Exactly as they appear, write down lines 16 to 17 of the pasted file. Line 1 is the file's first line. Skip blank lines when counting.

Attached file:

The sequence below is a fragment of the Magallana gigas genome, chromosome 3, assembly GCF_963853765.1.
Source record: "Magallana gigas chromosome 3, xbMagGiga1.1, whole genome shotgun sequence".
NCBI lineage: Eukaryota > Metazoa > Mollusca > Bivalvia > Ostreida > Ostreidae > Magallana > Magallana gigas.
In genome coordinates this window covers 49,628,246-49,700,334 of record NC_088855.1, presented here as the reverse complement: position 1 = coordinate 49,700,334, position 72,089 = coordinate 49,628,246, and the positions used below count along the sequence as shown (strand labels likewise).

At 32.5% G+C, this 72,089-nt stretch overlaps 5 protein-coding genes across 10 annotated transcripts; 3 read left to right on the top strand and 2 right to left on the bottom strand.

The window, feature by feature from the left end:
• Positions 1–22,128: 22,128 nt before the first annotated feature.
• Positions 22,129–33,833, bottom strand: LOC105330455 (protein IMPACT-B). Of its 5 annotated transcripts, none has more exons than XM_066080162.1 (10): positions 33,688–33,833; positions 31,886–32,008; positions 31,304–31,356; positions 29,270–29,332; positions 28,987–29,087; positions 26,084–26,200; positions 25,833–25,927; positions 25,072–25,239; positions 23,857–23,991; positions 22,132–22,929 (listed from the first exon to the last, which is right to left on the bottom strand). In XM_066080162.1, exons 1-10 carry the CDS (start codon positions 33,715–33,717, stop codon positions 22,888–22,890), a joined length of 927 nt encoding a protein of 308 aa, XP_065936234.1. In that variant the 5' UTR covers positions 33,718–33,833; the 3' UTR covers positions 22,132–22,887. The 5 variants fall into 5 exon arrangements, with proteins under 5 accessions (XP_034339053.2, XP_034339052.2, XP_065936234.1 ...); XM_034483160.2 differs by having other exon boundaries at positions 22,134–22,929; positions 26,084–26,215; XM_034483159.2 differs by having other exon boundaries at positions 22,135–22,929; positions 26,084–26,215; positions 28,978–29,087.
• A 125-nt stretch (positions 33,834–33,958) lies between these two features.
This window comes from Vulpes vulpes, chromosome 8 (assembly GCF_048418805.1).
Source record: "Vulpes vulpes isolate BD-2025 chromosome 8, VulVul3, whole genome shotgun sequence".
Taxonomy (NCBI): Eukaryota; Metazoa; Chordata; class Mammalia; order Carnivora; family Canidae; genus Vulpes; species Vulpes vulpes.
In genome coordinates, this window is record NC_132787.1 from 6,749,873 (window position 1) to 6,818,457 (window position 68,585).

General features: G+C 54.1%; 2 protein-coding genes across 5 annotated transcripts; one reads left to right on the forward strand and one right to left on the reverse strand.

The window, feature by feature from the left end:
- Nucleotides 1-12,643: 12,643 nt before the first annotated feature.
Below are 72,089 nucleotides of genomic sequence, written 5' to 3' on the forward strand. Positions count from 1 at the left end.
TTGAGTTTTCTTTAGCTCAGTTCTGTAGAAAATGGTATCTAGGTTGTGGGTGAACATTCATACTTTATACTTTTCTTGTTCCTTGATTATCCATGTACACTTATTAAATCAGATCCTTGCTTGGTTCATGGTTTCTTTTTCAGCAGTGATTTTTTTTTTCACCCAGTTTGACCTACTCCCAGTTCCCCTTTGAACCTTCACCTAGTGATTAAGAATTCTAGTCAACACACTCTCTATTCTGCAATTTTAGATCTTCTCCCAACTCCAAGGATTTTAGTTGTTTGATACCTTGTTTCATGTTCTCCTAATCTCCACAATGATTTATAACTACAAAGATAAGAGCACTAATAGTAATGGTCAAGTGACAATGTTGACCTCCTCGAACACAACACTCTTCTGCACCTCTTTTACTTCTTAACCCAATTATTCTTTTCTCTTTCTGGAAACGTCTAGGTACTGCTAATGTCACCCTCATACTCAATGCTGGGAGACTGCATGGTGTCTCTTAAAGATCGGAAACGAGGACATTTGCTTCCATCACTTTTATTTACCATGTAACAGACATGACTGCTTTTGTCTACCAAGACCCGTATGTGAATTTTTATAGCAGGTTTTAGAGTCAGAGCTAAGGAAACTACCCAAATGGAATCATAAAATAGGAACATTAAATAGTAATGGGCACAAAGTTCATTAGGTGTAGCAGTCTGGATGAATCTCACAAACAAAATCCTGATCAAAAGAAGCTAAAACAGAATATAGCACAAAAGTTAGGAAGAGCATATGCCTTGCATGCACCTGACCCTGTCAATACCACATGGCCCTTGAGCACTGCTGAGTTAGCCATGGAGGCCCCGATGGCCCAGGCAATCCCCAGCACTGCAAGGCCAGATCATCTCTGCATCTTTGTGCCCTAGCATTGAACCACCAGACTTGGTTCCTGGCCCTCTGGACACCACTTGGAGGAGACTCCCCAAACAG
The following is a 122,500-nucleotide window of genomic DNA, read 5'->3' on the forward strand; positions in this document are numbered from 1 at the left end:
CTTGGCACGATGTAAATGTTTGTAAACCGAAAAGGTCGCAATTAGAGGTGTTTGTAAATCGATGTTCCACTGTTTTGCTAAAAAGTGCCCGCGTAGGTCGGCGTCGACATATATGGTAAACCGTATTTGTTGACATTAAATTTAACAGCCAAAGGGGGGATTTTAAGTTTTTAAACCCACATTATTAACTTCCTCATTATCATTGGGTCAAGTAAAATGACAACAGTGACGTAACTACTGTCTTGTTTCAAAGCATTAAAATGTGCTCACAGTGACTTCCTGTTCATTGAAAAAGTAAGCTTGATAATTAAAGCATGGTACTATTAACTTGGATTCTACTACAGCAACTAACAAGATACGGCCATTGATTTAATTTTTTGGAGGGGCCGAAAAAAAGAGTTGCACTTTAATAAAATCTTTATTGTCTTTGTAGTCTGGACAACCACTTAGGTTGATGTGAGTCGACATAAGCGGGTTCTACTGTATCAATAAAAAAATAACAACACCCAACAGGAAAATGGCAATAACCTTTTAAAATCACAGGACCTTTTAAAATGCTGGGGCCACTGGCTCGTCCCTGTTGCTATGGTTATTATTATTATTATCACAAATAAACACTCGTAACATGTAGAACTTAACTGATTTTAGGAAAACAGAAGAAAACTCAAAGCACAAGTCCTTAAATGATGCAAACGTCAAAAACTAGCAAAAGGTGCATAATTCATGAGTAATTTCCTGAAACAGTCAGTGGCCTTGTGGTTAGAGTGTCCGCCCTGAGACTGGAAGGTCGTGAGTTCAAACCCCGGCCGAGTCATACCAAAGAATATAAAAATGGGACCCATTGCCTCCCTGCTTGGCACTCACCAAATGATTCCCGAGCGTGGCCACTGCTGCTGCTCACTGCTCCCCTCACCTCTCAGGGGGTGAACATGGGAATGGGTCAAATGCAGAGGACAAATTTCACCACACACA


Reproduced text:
- Nucleotides 1-12,643: 12,643 nt before the first annotated feature.
Below are 72,089 nucleotides of genomic sequence, written 5' to 3' on the forward strand. Positions count from 1 at the left end.